During his tenure at the South Korean Foreign Ministry, Ban's nickname was jusa, meaning "the Bureaucrat" or "the administrative clerk". The name was used as both positive and negative: complimenting Ban's attention to detail and administrative skill while deriding what was seen as a lack of charisma and subservience to his superiors.[31] The South Korean press corps calls him "the slippery eel", for his ability to dodge questions.[10] His peers praise his understated "Confucian approach",[18] and he is regarded by many as a "stand-up guy"[11] and is known for his "easy smile".[8] After he assumed a post of United Nations secretary general, he is caricatured as "invisible man", "powerless observer", or “nowhere man” for his lack of powerful personality and leadership.[95][96][97][98]

Personality

They have three adult children: two daughters and a son. His elder daughter, Seon-yong, was born in 1972 and now works for the [94] His mother is a Buddhist.[9]

Ban Ki-moon met Yoo Soon-taek in 1962 when they were both in high school. Ban was 18 years old, and Yoo Soon-taek was his secondary school's student council president. Ban Ki-moon married Yoo Soon-taek in 1971.

Family

Personal life

Ban has been organizing and moderating the Geneva II Conference on Syria.[89]

Syrian conflict

Ban has told senior managers that homophobia will not be tolerated. He pointed to countries such as Ukraine which has proposed criminalizing public discussion about homosexuality as threatening basic human rights. He further stated that government has a duty to defend vulnerable minorities.[87] In April 2013, he described LGBT rights as one of the great neglected human rights of our time. He also said that religion, culture or tradition can never justify denial of basic rights.[88]

"It is an outrage that in our modern world, so many countries continue to criminalize people simply for loving another human being of the same sex."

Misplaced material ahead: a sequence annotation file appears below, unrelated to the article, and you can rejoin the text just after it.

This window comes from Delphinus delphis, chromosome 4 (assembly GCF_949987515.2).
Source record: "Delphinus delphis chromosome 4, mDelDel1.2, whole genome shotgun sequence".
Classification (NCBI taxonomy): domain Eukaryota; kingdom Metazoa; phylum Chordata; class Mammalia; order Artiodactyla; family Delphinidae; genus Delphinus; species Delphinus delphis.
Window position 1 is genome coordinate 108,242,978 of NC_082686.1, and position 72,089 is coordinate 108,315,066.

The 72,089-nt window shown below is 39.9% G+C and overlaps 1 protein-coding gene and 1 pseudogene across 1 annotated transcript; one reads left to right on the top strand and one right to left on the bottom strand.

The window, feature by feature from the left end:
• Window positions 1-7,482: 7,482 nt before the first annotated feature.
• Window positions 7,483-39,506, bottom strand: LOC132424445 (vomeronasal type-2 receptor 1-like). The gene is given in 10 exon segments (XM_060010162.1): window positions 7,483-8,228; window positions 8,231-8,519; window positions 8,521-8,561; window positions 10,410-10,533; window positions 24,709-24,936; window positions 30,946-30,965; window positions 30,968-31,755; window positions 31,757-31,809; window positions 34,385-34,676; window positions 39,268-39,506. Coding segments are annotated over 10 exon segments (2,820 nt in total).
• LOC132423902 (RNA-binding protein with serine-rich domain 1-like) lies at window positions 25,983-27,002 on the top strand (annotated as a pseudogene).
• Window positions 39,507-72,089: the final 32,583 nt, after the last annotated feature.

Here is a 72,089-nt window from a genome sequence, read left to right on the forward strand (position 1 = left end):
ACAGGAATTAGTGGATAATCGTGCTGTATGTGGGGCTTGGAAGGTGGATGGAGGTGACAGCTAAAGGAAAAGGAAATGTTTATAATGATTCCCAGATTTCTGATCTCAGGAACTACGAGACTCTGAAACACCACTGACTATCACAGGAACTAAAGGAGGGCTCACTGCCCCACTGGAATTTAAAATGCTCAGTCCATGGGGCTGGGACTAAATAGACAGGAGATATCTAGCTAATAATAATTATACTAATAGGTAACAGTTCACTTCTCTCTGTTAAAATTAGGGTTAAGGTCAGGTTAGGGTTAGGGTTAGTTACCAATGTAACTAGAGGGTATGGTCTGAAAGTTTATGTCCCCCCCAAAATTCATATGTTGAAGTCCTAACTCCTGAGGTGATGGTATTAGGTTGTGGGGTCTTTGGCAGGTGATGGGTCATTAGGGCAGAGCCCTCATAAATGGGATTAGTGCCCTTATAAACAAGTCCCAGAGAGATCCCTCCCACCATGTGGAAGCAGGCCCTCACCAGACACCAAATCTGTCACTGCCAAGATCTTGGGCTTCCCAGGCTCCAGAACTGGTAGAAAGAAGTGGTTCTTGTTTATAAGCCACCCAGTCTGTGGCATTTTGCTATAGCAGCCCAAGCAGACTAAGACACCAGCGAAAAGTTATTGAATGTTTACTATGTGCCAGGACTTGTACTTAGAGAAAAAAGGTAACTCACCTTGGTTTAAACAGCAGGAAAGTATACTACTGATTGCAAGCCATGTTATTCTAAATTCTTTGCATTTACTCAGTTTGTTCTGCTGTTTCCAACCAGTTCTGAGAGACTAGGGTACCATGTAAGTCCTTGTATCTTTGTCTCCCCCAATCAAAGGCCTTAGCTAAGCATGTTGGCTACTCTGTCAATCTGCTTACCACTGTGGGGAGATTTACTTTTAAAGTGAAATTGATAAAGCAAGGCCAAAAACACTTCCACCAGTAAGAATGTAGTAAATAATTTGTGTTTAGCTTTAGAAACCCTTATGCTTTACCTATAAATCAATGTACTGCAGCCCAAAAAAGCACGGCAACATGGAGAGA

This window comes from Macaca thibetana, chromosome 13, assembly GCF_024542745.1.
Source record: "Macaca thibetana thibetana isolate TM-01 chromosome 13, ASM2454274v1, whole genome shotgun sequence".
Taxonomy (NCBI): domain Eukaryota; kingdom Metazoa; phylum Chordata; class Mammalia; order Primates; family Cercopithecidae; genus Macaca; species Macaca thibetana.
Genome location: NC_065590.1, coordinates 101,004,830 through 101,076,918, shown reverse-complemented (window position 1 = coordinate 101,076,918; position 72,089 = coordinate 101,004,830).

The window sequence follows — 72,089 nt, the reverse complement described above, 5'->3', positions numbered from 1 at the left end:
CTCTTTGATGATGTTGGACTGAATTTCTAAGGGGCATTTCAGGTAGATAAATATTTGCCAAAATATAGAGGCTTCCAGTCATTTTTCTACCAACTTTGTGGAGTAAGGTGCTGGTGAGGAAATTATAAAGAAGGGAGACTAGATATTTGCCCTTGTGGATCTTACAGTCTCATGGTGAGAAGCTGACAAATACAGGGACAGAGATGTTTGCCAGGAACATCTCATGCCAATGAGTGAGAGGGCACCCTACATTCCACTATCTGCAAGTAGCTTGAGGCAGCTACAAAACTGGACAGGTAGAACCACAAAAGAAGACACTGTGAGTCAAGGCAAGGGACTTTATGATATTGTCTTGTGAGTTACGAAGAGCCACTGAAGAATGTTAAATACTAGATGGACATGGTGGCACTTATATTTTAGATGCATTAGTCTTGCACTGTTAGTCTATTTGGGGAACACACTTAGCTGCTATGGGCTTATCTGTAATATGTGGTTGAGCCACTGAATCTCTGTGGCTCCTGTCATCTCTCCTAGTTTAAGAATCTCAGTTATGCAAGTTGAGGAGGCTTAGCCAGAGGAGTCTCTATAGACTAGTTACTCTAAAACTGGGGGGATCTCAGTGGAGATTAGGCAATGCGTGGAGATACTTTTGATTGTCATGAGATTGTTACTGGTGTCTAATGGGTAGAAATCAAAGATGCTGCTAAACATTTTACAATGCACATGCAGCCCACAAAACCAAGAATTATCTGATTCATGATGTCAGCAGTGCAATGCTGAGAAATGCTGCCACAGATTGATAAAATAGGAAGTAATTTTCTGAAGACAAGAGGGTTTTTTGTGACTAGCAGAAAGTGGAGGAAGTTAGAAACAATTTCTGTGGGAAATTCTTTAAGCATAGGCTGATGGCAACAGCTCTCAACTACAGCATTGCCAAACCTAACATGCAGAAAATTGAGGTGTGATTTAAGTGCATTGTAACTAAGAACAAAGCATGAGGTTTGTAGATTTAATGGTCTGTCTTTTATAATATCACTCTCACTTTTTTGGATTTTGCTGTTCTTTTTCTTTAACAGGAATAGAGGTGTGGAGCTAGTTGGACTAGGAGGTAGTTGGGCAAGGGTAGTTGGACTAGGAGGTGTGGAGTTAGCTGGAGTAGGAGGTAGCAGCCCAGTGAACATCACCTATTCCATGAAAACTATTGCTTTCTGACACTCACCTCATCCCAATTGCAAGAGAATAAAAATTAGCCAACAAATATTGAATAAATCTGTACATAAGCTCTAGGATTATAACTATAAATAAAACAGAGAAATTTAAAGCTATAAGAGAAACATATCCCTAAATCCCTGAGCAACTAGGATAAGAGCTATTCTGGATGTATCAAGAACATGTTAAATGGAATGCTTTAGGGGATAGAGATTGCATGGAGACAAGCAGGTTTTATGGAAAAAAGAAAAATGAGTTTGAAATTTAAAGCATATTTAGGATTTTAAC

During a speech at the UN headquarters commemorating Human Rights Day, Ban condemned countries with anti-gay laws, mentioning 76 countries that criminalize homosexuality. He said:

[86] On 7 March 2012 Ban delivered a speech titled "The Time Has Come" to the

LGBT rights

Throughout 2012, Ban expressed his concern about the continuing Israeli–Palestinian conflict, in particular the condition of the Palestinian hunger strikers in Israeli prisons[81] and the movement restrictions imposed on Gaza Strip residents.[80] On 30 August 2012 Ban criticized the Iranian leadership due to their statements regarding Israel's destruction and denying the Holocaust.[82] On 16 August 2013, Ban Ki-moon admitted that the UN was biased against Israel, stating in a meeting with Israeli students that there was a biased attitude towards the Israeli people and Israeli government at the UN. He described this as "an unfortunate situation."[83] A few days later, he backtracked on the utterance.[84]

The aftermath of the Libyan Civil War and other events of the Arab Spring continued to commanded Ban's attention with the start of his second term. He focused in 2012 on what he termed "intolerance" in the Arab world. After traveling to Vienna to participate in the opening of the KAICIID Dialogue Centre to foster interreligious dialogue, Ban commented, "Many countries in the Arab world including Saudi Arabia are changing. Since the Arab Spring, the leaders have begun to listen to the voice of their people." He was however criticised in the Austrian press for associating himself with a project of Saudi King Abdullah, Saudi Arabia being a location of perceived religious intolerance.[80]

Middle East

Since beginning his second term in January 2012, Ban has focused his public statements and speeches on peace and equality in the Middle East and on equality issues.

Key issues

Ban appointed Swedish diplomat Jan Eliasson as his new Deputy Secretary-General on 2 March 2012. He also named Susana Malcorra of Argentina his chief of staff. The appointments were part of Ban's commitment to replace top positions in his group for his second term.[79]

Cabinet